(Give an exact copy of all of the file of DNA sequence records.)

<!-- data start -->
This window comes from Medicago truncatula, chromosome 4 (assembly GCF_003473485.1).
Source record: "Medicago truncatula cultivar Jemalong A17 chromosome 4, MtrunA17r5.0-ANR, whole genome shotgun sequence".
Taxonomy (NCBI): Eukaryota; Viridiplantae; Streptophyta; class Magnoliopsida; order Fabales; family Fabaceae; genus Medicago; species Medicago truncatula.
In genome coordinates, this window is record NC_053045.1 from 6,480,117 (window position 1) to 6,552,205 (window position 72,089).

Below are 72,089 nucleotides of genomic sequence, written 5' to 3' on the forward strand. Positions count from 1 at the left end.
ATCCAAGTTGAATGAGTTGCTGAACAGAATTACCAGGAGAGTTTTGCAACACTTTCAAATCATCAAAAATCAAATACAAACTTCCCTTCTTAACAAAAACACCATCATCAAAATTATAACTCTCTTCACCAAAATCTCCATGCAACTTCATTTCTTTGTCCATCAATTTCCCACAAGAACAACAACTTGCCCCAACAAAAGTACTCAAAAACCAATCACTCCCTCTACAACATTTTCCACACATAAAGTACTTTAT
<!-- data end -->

This window comes from Medicago truncatula, chromosome 4 (assembly GCF_003473485.1).
Source record: "Medicago truncatula cultivar Jemalong A17 chromosome 4, MtrunA17r5.0-ANR, whole genome shotgun sequence".
Taxonomy (NCBI): Eukaryota; Viridiplantae; Streptophyta; class Magnoliopsida; order Fabales; family Fabaceae; genus Medicago; species Medicago truncatula.
In genome coordinates, this window is record NC_053045.1 from 6,480,117 (window position 1) to 6,552,205 (window position 72,089).

Below are 72,089 nucleotides of genomic sequence, written 5' to 3' on the forward strand. Positions count from 1 at the left end.
ATCCAAGTTGAATGAGTTGCTGAACAGAATTACCAGGAGAGTTTTGCAACACTTTCAAATCATCAAAAATCAAATACAAACTTCCCTTCTTAACAAAAACACCATCATCAAAATTATAACTCTCTTCACCAAAATCTCCATGCAACTTCATTTCTTTGTCCATCAATTTCCCACAAGAACAACAACTTGCCCCAACAAAAGTACTCAAAAACCAATCACTCCCTCTACAACATTTTCCACACATAAAGTACTTTAT